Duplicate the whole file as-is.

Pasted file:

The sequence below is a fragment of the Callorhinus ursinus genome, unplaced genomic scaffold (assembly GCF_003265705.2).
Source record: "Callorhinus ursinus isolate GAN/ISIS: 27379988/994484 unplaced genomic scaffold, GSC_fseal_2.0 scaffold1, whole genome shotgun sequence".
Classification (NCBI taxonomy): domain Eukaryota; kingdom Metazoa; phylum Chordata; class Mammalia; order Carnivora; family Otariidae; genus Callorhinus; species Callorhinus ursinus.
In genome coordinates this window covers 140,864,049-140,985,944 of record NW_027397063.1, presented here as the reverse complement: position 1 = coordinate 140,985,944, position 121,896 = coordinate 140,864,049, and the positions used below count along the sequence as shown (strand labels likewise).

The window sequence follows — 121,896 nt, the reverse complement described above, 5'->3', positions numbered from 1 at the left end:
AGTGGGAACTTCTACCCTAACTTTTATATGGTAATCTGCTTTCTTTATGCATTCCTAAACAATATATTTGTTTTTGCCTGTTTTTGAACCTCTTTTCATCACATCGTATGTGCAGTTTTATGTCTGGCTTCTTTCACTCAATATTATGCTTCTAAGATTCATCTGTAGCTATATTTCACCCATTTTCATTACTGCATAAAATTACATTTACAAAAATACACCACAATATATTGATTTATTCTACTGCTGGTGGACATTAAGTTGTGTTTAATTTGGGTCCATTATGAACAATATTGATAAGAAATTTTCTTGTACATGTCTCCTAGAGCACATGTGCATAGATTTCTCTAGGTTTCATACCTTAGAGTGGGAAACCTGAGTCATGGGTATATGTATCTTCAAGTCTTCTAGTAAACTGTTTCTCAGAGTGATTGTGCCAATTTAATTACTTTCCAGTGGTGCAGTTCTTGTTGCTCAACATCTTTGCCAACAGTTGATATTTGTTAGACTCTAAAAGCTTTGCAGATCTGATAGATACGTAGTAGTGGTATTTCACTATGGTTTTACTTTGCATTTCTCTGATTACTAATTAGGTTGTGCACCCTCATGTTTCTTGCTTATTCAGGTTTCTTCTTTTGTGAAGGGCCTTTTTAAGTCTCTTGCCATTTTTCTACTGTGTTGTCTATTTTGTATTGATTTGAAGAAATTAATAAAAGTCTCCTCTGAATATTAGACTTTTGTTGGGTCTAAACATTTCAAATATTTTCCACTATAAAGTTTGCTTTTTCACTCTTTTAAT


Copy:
The sequence below is a fragment of the Callorhinus ursinus genome, unplaced genomic scaffold (assembly GCF_003265705.2).
Source record: "Callorhinus ursinus isolate GAN/ISIS: 27379988/994484 unplaced genomic scaffold, GSC_fseal_2.0 scaffold1, whole genome shotgun sequence".
Classification (NCBI taxonomy): domain Eukaryota; kingdom Metazoa; phylum Chordata; class Mammalia; order Carnivora; family Otariidae; genus Callorhinus; species Callorhinus ursinus.
In genome coordinates this window covers 140,864,049-140,985,944 of record NW_027397063.1, presented here as the reverse complement: position 1 = coordinate 140,985,944, position 121,896 = coordinate 140,864,049, and the positions used below count along the sequence as shown (strand labels likewise).

The window sequence follows — 121,896 nt, the reverse complement described above, 5'->3', positions numbered from 1 at the left end:
AGTGGGAACTTCTACCCTAACTTTTATATGGTAATCTGCTTTCTTTATGCATTCCTAAACAATATATTTGTTTTTGCCTGTTTTTGAACCTCTTTTCATCACATCGTATGTGCAGTTTTATGTCTGGCTTCTTTCACTCAATATTATGCTTCTAAGATTCATCTGTAGCTATATTTCACCCATTTTCATTACTGCATAAAATTACATTTACAAAAATACACCACAATATATTGATTTATTCTACTGCTGGTGGACATTAAGTTGTGTTTAATTTGGGTCCATTATGAACAATATTGATAAGAAATTTTCTTGTACATGTCTCCTAGAGCACATGTGCATAGATTTCTCTAGGTTTCATACCTTAGAGTGGGAAACCTGAGTCATGGGTATATGTATCTTCAAGTCTTCTAGTAAACTGTTTCTCAGAGTGATTGTGCCAATTTAATTACTTTCCAGTGGTGCAGTTCTTGTTGCTCAACATCTTTGCCAACAGTTGATATTTGTTAGACTCTAAAAGCTTTGCAGATCTGATAGATACGTAGTAGTGGTATTTCACTATGGTTTTACTTTGCATTTCTCTGATTACTAATTAGGTTGTGCACCCTCATGTTTCTTGCTTATTCAGGTTTCTTCTTTTGTGAAGGGCCTTTTTAAGTCTCTTGCCATTTTTCTACTGTGTTGTCTATTTTGTATTGATTTGAAGAAATTAATAAAAGTCTCCTCTGAATATTAGACTTTTGTTGGGTCTAAACATTTCAAATATTTTCCACTATAAAGTTTGCTTTTTCACTCTTTTAAT